The search for an Alzheimer’s disease treatment has been
unsuccessful for the past 14 years.
The latest failure came in September, when Axovant said it failed
a key late-stage trial for its drug, intepirdine.
Alzheimer’s affects more than 5 million Americans, a
number that’s expected to balloon
13.8 million by
. There are only four drugs
that have been approved to treat the symptoms of the disease, and
the most recent drug approval happened in 2003.
2017 in particular has been a
tough year for Alzheimer’s failures. In February alone,
Lundbeck discontinued two of its trials, Merck
discontinued one of its studies, and Accera
failed a late-stage trial as well. Axovant’s trial
results are the last major results to come out in 2017, with the
next ones reading out in 2018 and a major wave of results
expected in 2019.
Research has determined that years — even decades — before a
person might start showing symptoms, amyloid beta deposits in the
brain that are characteristic of Alzheimer’s
start to accumulate. By the time we start seeing
symptoms of dementia, researchers think, it might already be too
late to do much.
So preventing any progression at that stage is something
researchers are pinning a lot of hope on. There’s one
research effort going
on in Colombia that’s testing out an amyloid-related
drug in an extended family with a rare genetic mutation that
leads to early-onset Alzheimer’s. That study is in people who are
still considered cognitively healthy, so if the drug is able to
prevent cognitive decline, it could be a breakthrough.
According to PhRMA, there are more than a dozen experimental
treatments that are still in
phase 3, the latest stage of clinical trials before companies
present their data to the FDA. Here are some of the ones to look
out for in the next year or two.
- VTV Therapeutics, a small company in
North Carolina, has an Alzheimer’s drug in late-stage
trials called azeliragon that inhibits the RAGE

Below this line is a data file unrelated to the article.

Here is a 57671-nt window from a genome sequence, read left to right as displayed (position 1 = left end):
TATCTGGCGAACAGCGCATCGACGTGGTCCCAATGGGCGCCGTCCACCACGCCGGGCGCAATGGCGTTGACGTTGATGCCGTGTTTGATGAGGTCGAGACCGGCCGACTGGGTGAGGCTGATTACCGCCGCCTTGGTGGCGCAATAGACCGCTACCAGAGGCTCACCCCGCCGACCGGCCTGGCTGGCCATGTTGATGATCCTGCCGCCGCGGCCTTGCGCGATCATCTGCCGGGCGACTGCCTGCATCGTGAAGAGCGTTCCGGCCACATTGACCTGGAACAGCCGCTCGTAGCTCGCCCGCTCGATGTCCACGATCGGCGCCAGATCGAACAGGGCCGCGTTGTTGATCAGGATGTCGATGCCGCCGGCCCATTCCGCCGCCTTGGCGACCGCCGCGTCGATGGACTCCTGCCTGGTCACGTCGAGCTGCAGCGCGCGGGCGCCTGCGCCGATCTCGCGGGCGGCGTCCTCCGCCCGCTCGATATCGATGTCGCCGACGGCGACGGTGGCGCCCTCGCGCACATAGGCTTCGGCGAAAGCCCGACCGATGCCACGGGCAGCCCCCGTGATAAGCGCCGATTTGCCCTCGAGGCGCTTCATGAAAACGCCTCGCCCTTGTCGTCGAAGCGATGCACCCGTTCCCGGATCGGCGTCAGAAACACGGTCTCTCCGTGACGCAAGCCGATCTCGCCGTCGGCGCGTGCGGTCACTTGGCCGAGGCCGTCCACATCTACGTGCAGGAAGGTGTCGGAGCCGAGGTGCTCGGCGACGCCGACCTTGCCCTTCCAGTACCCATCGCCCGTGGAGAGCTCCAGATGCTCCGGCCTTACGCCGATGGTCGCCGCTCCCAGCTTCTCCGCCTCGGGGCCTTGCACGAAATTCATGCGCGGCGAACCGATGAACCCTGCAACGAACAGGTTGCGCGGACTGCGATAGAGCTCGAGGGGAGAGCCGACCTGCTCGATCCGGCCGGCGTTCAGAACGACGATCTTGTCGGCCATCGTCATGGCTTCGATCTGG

receptor, ideally helping people with mild Alzheimer’s
delay cognitive decline. Its phase 3 trial is expected to wrap
up in early 2018. The company got encouraging phase 2 results
on the drug, which has been in the works for about 17 years.
Even so, there’s no guarantee it will succeed. “We are doing a sound and rigorous
experiment,” Dr. Larry Altstiel, VTV’s chief medical
officer told Business Insider.
- Biogen’s aducamumab, a BACE
inhibitor, is going after
hypothesis,” or the idea that targeting beta amyloid
deposits in the brain to clear them out is the way to go
about treating the disease. It’s expected to have results in
2019 or early 2020.
- Lanabecestat, AstraZeneca’s BACE
inhibitor, is going be reading out in 2019. Like
Biogen, it’s going after the amyloid hypothesis.
- Eli Lily’s solanezumab
failed a phase 3 trial in patients with mild dementia
in November 2016, but has plans to keep trying the drug in
pre-clinical stages of the disease to see if it works
preventatively. Solanezumab is going after the amyloid
hypothesis as well. While three trials have been disconnected,
the fourth in this preventive setting is expected to have
results in 2022.
- In February,
drugmaker Merck stopped its
late-stage trial of verubecestat in patients with mild to
moderate Alzheimer’s, after a committee found that there was
“virtually no chance of finding a positive clinical
effect.” The hope was to have the drug — a BACE inhibitor
— stop the disease from progressing. Merck said it’s still
working on another late-stage trial for the drug to treat
people with even earlier stages of the disease, and those
results are expected in 2019.
- Genentech has two Alzheimer’s drugs
in late-stage development, despite hitting
setbacks. In February, Genentech and its partner AC Immune
launched a phase 3 trial for crenezumab,
another drug that’s targeting amyloid deposits in the brain.
It’s expected to have data in 2020. The other is gantenerumab,
a drug also targeting amyloid that failed earlier trials. The
hope is that by
increasing the dose, it might work. Genentech started a new
phase 3 trial for gantenerumab in 2017.